The two ladder frame chassis giants are likely to remain the sole exception to Cadillac’s latest naming system under which the final two letters are i and q (e.g. Lyriq, Celestiq, etc…). Which is about as logical as displaying rounded torque numbers on a badge. Let’s not even mention the metric aspect for a model which does the majority of its volume in the USA.
An Escalade-V is expected to be added to the range for the 2023 model year, powered by a supercharged V8. Then the whole line-up should be facelifted during CY2024 and perhaps again for the 2027 model year. That probably depends on what happens to demand for giant ICE-fuelled luxury SUVs. If it tanks, then expect the second round of styling tweaks to be canned and a new line of electric Escalade variants to arrive in CY2027. Otherwise, it’s possible that this generation endures until CY2029.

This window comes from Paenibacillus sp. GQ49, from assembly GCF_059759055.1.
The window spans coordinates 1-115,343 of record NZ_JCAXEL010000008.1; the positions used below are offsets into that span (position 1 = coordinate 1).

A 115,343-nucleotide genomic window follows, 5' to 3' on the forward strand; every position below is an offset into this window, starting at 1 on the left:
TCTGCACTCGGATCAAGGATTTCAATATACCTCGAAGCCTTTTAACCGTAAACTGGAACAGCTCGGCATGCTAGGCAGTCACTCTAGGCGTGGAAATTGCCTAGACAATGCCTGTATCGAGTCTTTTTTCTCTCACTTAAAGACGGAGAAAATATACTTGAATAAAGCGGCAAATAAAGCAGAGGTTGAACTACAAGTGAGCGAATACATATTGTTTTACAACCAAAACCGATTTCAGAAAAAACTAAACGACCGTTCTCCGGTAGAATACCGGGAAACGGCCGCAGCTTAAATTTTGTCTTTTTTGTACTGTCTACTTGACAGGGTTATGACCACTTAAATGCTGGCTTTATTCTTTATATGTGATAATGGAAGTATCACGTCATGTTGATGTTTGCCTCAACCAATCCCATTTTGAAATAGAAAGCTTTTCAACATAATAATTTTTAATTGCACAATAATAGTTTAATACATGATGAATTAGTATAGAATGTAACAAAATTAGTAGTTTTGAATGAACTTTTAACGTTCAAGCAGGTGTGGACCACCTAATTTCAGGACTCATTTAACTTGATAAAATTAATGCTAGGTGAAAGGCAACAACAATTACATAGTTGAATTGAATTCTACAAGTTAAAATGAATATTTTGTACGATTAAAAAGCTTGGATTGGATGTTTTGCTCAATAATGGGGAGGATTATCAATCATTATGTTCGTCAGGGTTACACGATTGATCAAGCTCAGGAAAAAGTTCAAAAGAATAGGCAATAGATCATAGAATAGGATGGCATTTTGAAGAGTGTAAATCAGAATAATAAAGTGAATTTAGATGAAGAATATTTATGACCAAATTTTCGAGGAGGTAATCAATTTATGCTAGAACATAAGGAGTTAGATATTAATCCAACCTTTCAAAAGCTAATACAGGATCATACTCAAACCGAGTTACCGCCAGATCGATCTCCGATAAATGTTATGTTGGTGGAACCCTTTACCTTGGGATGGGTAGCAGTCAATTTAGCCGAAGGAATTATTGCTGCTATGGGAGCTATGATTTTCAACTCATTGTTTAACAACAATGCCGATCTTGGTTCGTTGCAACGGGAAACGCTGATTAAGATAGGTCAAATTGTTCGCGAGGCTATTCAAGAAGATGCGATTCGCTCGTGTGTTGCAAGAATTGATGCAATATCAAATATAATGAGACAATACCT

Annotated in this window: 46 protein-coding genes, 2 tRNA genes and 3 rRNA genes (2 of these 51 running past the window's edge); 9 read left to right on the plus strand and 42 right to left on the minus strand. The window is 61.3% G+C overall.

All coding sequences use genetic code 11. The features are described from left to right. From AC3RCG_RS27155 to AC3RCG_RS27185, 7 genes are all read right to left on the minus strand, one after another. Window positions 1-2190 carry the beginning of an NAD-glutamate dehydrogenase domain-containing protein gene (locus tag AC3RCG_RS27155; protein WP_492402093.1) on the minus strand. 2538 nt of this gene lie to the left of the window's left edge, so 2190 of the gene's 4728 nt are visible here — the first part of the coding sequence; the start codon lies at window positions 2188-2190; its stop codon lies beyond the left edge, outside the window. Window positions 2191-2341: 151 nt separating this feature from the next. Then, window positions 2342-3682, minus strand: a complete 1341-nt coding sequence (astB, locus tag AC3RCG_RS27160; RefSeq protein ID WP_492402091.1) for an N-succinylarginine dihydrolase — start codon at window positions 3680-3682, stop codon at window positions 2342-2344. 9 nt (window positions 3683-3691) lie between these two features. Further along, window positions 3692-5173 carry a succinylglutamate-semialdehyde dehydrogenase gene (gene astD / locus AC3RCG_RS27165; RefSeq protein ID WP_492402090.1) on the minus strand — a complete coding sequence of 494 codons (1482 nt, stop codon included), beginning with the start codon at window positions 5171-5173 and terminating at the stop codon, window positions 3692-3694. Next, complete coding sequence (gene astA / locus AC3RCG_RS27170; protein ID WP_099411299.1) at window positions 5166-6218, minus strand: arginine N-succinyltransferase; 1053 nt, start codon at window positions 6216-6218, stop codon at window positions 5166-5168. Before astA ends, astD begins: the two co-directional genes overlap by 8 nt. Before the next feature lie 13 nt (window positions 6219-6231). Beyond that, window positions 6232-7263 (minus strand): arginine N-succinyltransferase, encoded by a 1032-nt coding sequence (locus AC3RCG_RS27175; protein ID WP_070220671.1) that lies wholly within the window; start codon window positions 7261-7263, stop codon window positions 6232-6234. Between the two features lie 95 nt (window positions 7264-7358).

Looking at one other related future vehicle, GM may manufacture an Escalade-branded EV at Factory Zero, the former D-Ham (Detroit-Hamtramck) plant in Michigan. An ‘Escalade e-Sport‘ could arrive in 2023, taking on the likes of Volvo’s electric XC90 successor and a second generation Model X (who knows if Tesla intends to replace the existing one though).
The potentially 5.0-5.2 m long Cadillac would of course use the BT1 architecture. That means 350 kW fast charging and an 800 V battery pack.
This big SUV might instead have its own name, which as per Cadillac’s latest system would have iq as the final two letters (GM has filed to register Symboliq and Optiq in multiple countries).
There is also a big sedan (or will it be a crossover?) in Cadillac’s future. Unlike previous entrants in the 5m+ long class, this one will be an EV. As pricing will start at around 200,000 US dollars, volume will be low. The Celestiq model name was announced by GM in March 2020.
According to General Motors’ last sustainability report – released in July 2020 – Cadillac will eventually offer four electric SUVs or crossovers as well as a single ‘statement vehicle’ which is believed to be the Celestiq. Annual volume will be fewer than 2,000 units.
A preview video of what Cadillac media called the Celestiq show car appeared in January, timed to coincide with this year’s online-only CES. The production model will have four-wheel drive and steering. A prototype will be shown later in 2021.